Friday, March 17, 2006

Doggerel #1: "Supernatural"

I was hoping my brother would be able to contribute, but he wasn't able to come over for spring break. Oh well. Welcome to "Doggerel," a series I'll be running dealing with words that are overused, misused, or just plain meaningless. Tonight, I'll be talking about the word "supernatural." I've only come across one coherent definition of "supernatural." Don't hold your breath, but here it is:

Supernatural abilities are magical and go away in an antimagic field but are not subject to spell resistance. Supernatural abilities cannot be dispelled. Using a supernatural ability is a standard action unless noted otherwise. Supernatural abilities may have a use limit or be useable at will, just like spell-like abilities. However, supernatural abilities do not provoke attacks of opportunity and never require Concentration checks. Unless otherwise noted, a supernatural ability has an effective caster level equal to the creature's Hit Dice.
The saving throw (if any) against a supernatural ability is 10 + 1/2 the creature's HD + the creature's ability modifier (usually Charisma).
That's from the D&D Monster Manual 3.5. Not terribly impressive, is it? Doesn't really apply to the real world, though it is handy for the game, especially since the Rockstar team up there can teleport without provoking attacks of opportunity.

The problem with real world definitions is that methodical naturalism doesn't really leave room for the supernatural: Anything that has an observable effect falls under methodical naturalism and is subject to the scientific method. The only way something could be supernatural is if it has no observable effects. "Unobservable effects" strikes me as a contradiction, since I would think such effects would either build up to an observable level, or useless, since they might as well be in another, completely separate universe. If something doesn't have effects observable or otherwise, it might as well not exist at all.

The common use definition might have its uses for determining if something is eligible for the Randi Challenge, but if anything passes through that, it'll be considered natural afterwards (and no, Randi can't use that to get out of paying: If you do what you claim to do, he's already under a legally binding contract to pay).


Doggerel Index


Anonymous said...

Thank you.

It's become a pet peeve of mine when people say that science doesn't examine the supernatural, for all the reasons you just said.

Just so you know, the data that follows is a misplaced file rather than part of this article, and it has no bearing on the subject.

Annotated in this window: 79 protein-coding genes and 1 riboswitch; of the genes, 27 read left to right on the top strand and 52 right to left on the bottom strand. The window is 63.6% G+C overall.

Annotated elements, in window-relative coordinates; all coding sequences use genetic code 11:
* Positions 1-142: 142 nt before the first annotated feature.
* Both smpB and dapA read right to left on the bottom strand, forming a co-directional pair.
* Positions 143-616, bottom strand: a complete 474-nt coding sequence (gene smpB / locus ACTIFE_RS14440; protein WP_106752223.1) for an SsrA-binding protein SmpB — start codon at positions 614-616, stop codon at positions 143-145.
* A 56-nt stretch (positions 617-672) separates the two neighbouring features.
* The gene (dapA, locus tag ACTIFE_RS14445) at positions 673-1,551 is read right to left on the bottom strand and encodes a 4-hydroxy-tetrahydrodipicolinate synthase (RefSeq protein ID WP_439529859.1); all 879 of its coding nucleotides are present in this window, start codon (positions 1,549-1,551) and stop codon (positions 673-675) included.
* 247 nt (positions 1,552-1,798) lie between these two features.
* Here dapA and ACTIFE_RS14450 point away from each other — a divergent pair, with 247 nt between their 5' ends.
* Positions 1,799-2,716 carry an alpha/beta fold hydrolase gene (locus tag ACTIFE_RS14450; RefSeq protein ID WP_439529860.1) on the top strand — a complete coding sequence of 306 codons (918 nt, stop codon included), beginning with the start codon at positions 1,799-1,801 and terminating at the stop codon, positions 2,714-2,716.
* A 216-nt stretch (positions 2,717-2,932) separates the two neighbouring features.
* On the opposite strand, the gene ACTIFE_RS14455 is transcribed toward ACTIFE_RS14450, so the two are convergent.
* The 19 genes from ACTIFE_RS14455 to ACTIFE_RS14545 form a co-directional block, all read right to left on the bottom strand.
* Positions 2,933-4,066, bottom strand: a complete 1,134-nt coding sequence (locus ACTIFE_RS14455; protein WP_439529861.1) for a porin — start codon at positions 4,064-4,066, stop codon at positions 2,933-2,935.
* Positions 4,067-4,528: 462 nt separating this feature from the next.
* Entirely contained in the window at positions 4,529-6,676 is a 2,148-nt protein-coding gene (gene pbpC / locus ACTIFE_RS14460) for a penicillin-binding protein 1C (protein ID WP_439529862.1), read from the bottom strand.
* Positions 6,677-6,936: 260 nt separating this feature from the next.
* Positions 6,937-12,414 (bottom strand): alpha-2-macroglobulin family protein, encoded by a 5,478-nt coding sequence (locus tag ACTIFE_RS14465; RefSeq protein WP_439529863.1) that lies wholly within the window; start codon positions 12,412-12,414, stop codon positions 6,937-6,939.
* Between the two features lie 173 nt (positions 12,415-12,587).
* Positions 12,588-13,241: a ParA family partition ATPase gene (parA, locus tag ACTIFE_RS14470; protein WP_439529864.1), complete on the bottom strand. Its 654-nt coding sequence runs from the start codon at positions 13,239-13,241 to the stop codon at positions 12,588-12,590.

RobertGoulding said...

Complaining that science cannot access the supernatural, is like wishing a thermometer could measure wind-speed.

Narc said...

An unobservable effect like what you've described sounds a great deal like transsubstantiation During Mass, bread is transformed into the flesh of Jesus at a deep, fundamental level ... with no perceptable effect.

What some people will fall for. Sheesh.

Anonymous said...

Suggestion for future episodes: spirituality or spiritual. Man, it really annoys me when someone describes themselves as a 'spiritual' person. What the hell does that even mean?

Anonymous said...

Well, I refer to myself as a spiritual person, as opposed to a religious person.
Spiritual= trying to access the non-scientific and inexplicable.

Religious= I found my explanation. I'll show it to you. It explains everything.

Spiritual people are looking, religious people have found or were given their answers. Thus, they are irritating.

Anonymous said...

Science cannot detect the supernatural.

But maybe, some scientific tests can be applied to those who invoke supernaturalism.

Thus: propostion#1.
"no "god" is detectable - even if that "god" exists.

Result - if no detection - people will stop believing in this idiocy, in the same way as they stopped believeing in the "luminferous aether" after uncle Albert said that it wasn't detectable in special relativity.

Prayer has no effect on 3rd parties - people who are not present, and do not know about the prayer being engaded in.
This is easily testable.

Anonymous said...

I completely agree that "supernatural" is a meaningless word, when you think it through. If something has effects, then it is part of our universe, if it does not, it might as well not exist.
Conversely, if something exists in our natural universe, it will have effects, if something exists outside, above, beyond, etc., our universe, then it cannot possibly have effects, because that would make it ... part of the universe.
So far for transcendence...

Anonymous said...

"God", at least the Stoic Logos sort, falls under the same definition. 'Omnipotence' is indistinguishable from having no defined properties, 'omniscient' is indistinguishable from being mindless, and 'omnipresence' is indistinguishable from non-existence.
All of the pseudo-philosophy devoted to rationalizing magic just makes it LESS believable. At least a super-powered guy that lives in the sky and shoots lightning is conceptually coherent, a transcendent 'God' in a non-space/non-chronological 'heaven' is pure bullshit.